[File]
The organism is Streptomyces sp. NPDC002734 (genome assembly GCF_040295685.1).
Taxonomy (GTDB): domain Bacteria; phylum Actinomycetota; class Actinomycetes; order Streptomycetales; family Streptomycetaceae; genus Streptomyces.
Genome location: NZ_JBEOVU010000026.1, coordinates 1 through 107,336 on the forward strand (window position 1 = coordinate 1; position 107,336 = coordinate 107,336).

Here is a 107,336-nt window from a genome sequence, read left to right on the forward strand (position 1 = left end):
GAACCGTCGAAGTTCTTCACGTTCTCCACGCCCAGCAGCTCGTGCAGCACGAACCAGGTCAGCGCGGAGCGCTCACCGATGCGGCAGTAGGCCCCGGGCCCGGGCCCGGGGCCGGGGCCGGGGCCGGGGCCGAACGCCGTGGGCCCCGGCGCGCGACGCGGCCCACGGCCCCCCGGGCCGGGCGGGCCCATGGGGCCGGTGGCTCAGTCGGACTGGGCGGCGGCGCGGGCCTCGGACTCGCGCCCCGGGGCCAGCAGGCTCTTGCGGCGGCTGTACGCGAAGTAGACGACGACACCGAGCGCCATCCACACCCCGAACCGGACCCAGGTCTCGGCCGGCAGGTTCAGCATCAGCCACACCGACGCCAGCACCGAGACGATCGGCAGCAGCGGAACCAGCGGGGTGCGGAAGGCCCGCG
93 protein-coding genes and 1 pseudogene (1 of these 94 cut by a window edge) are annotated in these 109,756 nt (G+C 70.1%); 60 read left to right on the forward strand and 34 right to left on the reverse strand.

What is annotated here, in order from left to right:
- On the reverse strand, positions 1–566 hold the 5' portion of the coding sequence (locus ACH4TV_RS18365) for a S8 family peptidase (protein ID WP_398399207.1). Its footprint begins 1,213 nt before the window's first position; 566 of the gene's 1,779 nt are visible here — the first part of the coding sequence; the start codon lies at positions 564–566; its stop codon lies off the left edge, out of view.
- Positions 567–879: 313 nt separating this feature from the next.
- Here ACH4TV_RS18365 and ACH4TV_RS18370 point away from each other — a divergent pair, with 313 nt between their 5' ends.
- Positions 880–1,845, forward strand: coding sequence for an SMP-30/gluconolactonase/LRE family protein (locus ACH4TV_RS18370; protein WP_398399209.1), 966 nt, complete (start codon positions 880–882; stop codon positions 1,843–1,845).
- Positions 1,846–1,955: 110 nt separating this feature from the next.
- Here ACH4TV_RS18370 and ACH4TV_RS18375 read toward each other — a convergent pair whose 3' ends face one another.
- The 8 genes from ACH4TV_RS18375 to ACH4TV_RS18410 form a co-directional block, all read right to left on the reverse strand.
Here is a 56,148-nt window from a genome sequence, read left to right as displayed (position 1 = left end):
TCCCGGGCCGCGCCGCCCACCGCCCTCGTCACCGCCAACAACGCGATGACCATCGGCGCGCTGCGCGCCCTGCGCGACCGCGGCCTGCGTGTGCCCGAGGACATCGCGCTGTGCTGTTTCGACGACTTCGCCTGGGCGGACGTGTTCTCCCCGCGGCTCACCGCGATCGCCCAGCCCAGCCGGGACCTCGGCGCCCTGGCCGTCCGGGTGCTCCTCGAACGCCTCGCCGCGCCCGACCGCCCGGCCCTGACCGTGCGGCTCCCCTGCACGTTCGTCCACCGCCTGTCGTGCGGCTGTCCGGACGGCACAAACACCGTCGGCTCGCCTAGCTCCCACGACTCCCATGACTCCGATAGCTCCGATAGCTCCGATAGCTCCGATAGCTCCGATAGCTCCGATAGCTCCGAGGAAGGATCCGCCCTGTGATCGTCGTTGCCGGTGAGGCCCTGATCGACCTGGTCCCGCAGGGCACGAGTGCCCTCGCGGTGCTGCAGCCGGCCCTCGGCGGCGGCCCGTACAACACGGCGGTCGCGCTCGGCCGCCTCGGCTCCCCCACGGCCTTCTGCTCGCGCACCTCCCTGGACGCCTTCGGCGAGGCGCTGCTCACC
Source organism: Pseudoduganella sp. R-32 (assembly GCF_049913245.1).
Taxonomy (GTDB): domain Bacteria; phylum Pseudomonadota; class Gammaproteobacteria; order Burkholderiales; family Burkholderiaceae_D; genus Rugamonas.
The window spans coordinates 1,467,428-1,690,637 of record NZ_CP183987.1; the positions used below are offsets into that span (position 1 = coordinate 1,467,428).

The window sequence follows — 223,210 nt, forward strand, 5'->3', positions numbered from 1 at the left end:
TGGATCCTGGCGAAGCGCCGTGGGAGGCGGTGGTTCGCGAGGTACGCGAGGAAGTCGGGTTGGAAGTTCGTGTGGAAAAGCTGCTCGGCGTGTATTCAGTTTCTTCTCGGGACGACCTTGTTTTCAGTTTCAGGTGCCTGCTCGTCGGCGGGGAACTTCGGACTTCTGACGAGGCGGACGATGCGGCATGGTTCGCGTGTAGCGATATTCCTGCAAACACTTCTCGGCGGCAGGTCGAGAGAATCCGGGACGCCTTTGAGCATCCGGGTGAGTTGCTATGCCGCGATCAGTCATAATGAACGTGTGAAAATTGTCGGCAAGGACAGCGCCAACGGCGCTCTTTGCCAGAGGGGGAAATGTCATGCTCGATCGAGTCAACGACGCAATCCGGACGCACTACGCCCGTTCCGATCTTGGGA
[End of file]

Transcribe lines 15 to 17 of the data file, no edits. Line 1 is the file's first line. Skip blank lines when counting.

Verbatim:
Here is a 56,148-nt window from a genome sequence, read left to right as displayed (position 1 = left end):
TCCCGGGCCGCGCCGCCCACCGCCCTCGTCACCGCCAACAACGCGATGACCATCGGCGCGCTGCGCGCCCTGCGCGACCGCGGCCTGCGTGTGCCCGAGGACATCGCGCTGTGCTGTTTCGACGACTTCGCCTGGGCGGACGTGTTCTCCCCGCGGCTCACCGCGATCGCCCAGCCCAGCCGGGACCTCGGCGCCCTGGCCGTCCGGGTGCTCCTCGAACGCCTCGCCGCGCCCGACCGCCCGGCCCTGACCGTGCGGCTCCCCTGCACGTTCGTCCACCGCCTGTCGTGCGGCTGTCCGGACGGCACAAACACCGTCGGCTCGCCTAGCTCCCACGACTCCCATGACTCCGATAGCTCCGATAGCTCCGATAGCTCCGATAGCTCCGATAGCTCCGATAGCTCCGAGGAAGGATCCGCCCTGTGATCGTCGTTGCCGGTGAGGCCCTGATCGACCTGGTCCCGCAGGGCACGAGTGCCCTCGCGGTGCTGCAGCCGGCCCTCGGCGGCGGCCCGTACAACACGGCGGTCGCGCTCGGCCGCCTCGGCTCCCCCACGGCCTTCTGCTCGCGCACCTCCCTGGACGCCTTCGGCGAGGCGCTGCTCACC
Source organism: Pseudoduganella sp. R-32 (assembly GCF_049913245.1).